KABUL: The Taliban and Afghan government’s peace negotiators have allegedly reached an agreement on a code of conduct that removes risks of any breakdowns in intra-Afghan talks, reported some media outlets on Tuesday, but the Afghan sides repudiate the breakthrough as baseless.
According to a Reuter’s report that quoted three officials on the condition of anonymity, the Taliban and Afghan representatives have agreed on a code of conduct that sets ground rules to advance peace talks in Doha and safeguards the negotiations from being collapsed.
Reuters claimed the two sides drew up 19 ground rules that their negotiators should observe during talks.
However, soon after the news broke out, the negotiating team of the Islamic Republic of Afghanistan called it baseless. “The news that Reuters News Agency has published about the finalization of the Code of Conduct of the peace negotiation is not true,” read a tweet from the team.
Meanwhile, the Taliban have also rejected the claim as unfounded, saying the long-running issue hasn’t been finalized yet.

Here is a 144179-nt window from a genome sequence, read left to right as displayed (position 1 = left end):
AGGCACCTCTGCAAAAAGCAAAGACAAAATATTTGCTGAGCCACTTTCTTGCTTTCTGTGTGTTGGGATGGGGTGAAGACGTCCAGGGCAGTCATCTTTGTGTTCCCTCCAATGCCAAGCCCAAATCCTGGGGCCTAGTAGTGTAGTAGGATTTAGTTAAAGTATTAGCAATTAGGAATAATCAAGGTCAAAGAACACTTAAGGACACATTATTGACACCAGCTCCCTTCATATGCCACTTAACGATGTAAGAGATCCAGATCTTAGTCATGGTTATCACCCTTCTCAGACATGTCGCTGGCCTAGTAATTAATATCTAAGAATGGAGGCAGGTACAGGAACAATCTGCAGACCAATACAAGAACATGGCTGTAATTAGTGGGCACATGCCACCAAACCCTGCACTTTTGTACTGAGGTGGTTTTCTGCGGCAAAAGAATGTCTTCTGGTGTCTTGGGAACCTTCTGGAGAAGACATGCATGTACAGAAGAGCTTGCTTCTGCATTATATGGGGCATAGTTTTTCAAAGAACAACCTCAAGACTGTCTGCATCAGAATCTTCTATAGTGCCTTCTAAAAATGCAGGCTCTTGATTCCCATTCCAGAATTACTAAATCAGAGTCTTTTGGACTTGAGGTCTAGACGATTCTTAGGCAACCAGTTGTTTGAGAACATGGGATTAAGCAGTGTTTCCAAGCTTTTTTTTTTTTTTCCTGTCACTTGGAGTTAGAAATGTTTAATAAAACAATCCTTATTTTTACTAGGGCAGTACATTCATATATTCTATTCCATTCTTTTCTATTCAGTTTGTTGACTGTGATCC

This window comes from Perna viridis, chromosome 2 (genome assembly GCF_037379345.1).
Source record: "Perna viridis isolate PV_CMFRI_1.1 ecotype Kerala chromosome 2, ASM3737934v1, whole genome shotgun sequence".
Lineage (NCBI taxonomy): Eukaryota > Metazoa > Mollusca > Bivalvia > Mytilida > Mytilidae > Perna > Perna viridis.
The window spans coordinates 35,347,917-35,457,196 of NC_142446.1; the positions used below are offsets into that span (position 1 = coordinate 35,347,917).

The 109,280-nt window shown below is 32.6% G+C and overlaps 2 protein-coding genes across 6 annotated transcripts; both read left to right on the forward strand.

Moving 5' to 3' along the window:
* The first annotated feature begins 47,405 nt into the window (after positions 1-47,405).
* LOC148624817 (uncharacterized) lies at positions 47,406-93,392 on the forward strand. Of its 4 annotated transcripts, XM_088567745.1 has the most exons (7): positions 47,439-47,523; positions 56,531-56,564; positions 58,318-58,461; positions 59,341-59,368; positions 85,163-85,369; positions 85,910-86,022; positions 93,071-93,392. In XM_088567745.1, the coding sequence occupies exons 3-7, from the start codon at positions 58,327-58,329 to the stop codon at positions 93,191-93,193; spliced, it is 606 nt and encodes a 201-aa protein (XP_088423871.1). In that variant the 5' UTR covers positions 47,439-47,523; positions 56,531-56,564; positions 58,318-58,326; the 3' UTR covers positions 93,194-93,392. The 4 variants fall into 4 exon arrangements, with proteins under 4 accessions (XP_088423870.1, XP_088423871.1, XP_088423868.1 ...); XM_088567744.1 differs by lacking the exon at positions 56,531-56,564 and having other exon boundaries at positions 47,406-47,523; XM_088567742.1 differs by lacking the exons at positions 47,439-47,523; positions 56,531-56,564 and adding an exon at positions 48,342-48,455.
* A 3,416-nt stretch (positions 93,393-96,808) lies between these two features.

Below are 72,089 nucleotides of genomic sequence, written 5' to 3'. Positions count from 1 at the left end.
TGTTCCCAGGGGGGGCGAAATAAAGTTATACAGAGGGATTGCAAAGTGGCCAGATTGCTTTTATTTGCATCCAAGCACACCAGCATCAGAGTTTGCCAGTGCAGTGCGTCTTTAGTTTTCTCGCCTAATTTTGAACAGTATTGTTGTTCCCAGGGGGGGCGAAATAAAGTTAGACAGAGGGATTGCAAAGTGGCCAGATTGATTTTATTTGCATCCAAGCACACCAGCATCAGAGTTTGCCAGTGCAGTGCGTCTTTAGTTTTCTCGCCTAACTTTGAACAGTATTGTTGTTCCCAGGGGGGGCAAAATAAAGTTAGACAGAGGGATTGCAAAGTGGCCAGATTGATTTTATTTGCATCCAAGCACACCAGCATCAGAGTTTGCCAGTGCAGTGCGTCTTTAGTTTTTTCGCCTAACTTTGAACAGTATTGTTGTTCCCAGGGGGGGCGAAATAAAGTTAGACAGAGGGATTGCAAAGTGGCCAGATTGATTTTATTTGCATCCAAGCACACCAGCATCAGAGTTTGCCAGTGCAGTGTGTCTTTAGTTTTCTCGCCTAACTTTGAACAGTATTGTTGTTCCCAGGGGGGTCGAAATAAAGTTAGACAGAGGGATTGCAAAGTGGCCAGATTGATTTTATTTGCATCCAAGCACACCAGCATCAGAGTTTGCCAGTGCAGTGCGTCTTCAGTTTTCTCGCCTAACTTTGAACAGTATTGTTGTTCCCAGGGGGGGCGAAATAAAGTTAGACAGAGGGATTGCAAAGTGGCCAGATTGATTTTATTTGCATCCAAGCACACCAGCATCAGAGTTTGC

The new development in the peace talks have reportedly come through the mediation of US officials in the wake of the negotiations between the two sides having arrived at an impasse over disagreements on how the Hanafi Islamic code could be used to guide talks and whether the US-Taliban agreement signed in February should be the base for dialogue, something that the Taliban want.
This comes as Afghan president, Ashraf Ghani who is on a visit to Qatar, has met with the US envoy for the Afghan reconciliation process, Zalmai Khalilzad and Gen. Austin Miller, the U.S and NATO forces commander in Afghanistan. Some attributed Ghani’s trip as a contributing factor in the alleged development.